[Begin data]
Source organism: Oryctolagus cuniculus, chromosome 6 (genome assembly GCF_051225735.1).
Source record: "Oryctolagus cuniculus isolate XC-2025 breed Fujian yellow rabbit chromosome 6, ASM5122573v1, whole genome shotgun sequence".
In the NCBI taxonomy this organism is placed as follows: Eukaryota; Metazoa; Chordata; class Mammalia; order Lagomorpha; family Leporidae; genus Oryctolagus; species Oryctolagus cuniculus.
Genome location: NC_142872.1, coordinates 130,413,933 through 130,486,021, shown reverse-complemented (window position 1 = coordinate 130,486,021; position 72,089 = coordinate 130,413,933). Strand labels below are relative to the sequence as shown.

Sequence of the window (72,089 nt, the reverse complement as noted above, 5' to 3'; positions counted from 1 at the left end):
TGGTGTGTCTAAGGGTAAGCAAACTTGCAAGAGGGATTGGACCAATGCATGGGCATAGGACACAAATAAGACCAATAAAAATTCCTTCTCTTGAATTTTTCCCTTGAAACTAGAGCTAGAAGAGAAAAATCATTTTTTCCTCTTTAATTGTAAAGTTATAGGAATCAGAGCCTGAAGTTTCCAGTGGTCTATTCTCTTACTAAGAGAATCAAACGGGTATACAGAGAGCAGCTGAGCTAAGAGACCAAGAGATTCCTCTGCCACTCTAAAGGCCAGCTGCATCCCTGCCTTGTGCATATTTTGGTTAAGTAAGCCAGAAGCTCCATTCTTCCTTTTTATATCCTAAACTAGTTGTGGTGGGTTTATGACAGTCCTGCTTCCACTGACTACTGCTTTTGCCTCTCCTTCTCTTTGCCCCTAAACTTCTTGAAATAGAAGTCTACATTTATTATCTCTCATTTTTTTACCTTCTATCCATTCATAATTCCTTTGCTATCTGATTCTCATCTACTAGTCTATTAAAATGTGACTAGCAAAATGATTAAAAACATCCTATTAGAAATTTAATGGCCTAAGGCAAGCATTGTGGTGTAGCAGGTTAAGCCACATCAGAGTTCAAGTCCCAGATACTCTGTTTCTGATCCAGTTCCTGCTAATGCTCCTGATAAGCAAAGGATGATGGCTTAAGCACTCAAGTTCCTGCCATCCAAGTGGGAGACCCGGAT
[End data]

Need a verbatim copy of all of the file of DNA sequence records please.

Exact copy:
Source organism: Oryctolagus cuniculus, chromosome 6 (genome assembly GCF_051225735.1).
Source record: "Oryctolagus cuniculus isolate XC-2025 breed Fujian yellow rabbit chromosome 6, ASM5122573v1, whole genome shotgun sequence".
In the NCBI taxonomy this organism is placed as follows: Eukaryota; Metazoa; Chordata; class Mammalia; order Lagomorpha; family Leporidae; genus Oryctolagus; species Oryctolagus cuniculus.
Genome location: NC_142872.1, coordinates 130,413,933 through 130,486,021, shown reverse-complemented (window position 1 = coordinate 130,486,021; position 72,089 = coordinate 130,413,933). Strand labels below are relative to the sequence as shown.

Sequence of the window (72,089 nt, the reverse complement as noted above, 5' to 3'; positions counted from 1 at the left end):
TGGTGTGTCTAAGGGTAAGCAAACTTGCAAGAGGGATTGGACCAATGCATGGGCATAGGACACAAATAAGACCAATAAAAATTCCTTCTCTTGAATTTTTCCCTTGAAACTAGAGCTAGAAGAGAAAAATCATTTTTTCCTCTTTAATTGTAAAGTTATAGGAATCAGAGCCTGAAGTTTCCAGTGGTCTATTCTCTTACTAAGAGAATCAAACGGGTATACAGAGAGCAGCTGAGCTAAGAGACCAAGAGATTCCTCTGCCACTCTAAAGGCCAGCTGCATCCCTGCCTTGTGCATATTTTGGTTAAGTAAGCCAGAAGCTCCATTCTTCCTTTTTATATCCTAAACTAGTTGTGGTGGGTTTATGACAGTCCTGCTTCCACTGACTACTGCTTTTGCCTCTCCTTCTCTTTGCCCCTAAACTTCTTGAAATAGAAGTCTACATTTATTATCTCTCATTTTTTTACCTTCTATCCATTCATAATTCCTTTGCTATCTGATTCTCATCTACTAGTCTATTAAAATGTGACTAGCAAAATGATTAAAAACATCCTATTAGAAATTTAATGGCCTAAGGCAAGCATTGTGGTGTAGCAGGTTAAGCCACATCAGAGTTCAAGTCCCAGATACTCTGTTTCTGATCCAGTTCCTGCTAATGCTCCTGATAAGCAAAGGATGATGGCTTAAGCACTCAAGTTCCTGCCATCCAAGTGGGAGACCCGGAT